In a statement released by the Secretary of State for the Department of Digital, Culture, Media and Sport, the announcement that “The Data Protection Bill will update data protection laws for the digital age, was introduced to the House of Lords on 13 September 2017”, was an interesting twist in the already complex world that the UK are facing on preparations for data protection changes.
If you have not heard about the General Data Protection Regulation yet, then please follow our blogs and posts on this subject at our website, Facebook page, Twitter and LinkedIn. Undertaking our training programme be.GDPR will further your understanding of what you, your organisation and your stakeholders should be doing to prepare.
But the Data Protection Bill has a new approach to how the UK government is going to implement GDPR laws that are due to be enforced on the 25th May 2018 and some added extras that have been in the planning for a little while now.
So what does this mean for your organisation?
We knew that the existing Data Protection Act of 1998 was going to be replaced and that GDP Regulations were coming into law. But these GDPR laws will be enforced across the EU, not just the UK.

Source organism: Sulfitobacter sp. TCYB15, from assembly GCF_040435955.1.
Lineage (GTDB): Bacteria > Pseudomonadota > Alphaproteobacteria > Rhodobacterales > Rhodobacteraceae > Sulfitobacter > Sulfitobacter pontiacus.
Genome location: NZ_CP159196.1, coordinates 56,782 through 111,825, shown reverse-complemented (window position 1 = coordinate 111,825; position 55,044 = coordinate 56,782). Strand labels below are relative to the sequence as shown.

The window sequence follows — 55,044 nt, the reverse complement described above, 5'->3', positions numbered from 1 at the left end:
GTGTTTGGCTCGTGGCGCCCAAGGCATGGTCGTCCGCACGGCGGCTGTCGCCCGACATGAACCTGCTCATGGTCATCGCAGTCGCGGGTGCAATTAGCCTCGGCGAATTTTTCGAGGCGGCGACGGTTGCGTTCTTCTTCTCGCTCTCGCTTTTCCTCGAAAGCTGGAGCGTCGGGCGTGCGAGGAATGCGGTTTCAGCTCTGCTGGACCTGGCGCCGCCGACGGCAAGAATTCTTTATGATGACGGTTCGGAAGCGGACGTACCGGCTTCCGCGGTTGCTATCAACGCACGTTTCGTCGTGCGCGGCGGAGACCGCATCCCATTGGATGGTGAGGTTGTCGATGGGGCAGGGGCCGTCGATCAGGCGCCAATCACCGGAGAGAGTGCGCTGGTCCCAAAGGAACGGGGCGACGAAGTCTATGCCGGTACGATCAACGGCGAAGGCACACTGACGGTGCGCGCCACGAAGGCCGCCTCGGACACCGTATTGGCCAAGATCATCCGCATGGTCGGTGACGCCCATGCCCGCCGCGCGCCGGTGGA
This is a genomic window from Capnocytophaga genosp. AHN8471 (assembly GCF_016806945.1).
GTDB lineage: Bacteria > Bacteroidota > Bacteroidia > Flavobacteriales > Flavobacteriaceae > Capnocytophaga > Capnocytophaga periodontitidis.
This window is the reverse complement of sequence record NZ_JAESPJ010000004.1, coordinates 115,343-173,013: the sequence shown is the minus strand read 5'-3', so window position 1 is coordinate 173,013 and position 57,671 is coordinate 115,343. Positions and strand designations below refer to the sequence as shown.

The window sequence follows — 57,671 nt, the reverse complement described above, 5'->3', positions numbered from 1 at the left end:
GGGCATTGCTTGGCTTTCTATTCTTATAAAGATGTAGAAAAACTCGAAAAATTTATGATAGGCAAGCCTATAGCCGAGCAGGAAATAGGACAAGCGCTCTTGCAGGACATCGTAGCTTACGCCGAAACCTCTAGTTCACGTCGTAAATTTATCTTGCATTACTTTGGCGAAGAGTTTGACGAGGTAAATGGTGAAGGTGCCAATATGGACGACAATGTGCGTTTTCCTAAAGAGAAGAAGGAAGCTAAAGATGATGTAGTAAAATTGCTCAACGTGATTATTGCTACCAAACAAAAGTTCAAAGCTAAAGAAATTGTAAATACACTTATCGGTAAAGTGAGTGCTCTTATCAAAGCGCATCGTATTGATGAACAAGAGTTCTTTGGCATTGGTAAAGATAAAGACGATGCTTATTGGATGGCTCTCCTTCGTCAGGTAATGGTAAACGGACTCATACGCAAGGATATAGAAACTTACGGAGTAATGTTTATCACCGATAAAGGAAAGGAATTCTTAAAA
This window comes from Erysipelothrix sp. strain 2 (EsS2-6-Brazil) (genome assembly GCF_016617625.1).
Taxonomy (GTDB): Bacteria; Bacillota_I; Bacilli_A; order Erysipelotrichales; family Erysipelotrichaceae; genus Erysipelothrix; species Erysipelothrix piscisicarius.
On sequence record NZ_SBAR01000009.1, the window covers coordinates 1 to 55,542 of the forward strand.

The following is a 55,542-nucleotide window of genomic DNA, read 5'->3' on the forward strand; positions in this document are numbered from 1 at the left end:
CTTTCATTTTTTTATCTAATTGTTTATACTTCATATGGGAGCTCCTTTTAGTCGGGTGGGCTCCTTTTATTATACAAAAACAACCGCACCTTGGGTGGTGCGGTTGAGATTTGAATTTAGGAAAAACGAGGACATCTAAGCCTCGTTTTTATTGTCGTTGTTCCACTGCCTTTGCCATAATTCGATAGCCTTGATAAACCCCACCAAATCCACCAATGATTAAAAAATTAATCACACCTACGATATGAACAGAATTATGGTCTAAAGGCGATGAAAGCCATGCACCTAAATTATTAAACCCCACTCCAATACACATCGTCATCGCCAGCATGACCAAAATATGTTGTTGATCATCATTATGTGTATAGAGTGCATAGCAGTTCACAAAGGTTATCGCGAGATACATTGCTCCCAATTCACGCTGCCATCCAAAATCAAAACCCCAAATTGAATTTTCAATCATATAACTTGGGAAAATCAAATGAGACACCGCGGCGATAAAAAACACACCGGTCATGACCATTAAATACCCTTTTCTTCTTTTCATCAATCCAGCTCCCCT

The Data Protection Bill is being brought in to enhance UK law in specific areas:
New amendments will make a criminal offence of not responding to a Subject Access Request or destroying data inlight of a SAR request.
Right to be forgotten: Unlike GDPR, this will also mean that people can ask social media channels to delete information they posted in their childhood.
The following UK clarification also details more on an exemption clause for the GDPR. Workers in several key fields who need to handle sensitive personal data without the owner’s consent would be protected by the exemptions.
More controversially this Data Protection Bill will set the age from which parental consent is not needed to process data online at age 13.
Our original programme be.Privacy helps to train you in existing UK data protection laws and will continue to update you on changes throughout your subscription period, bringing fresh understanding to the UK specific laws.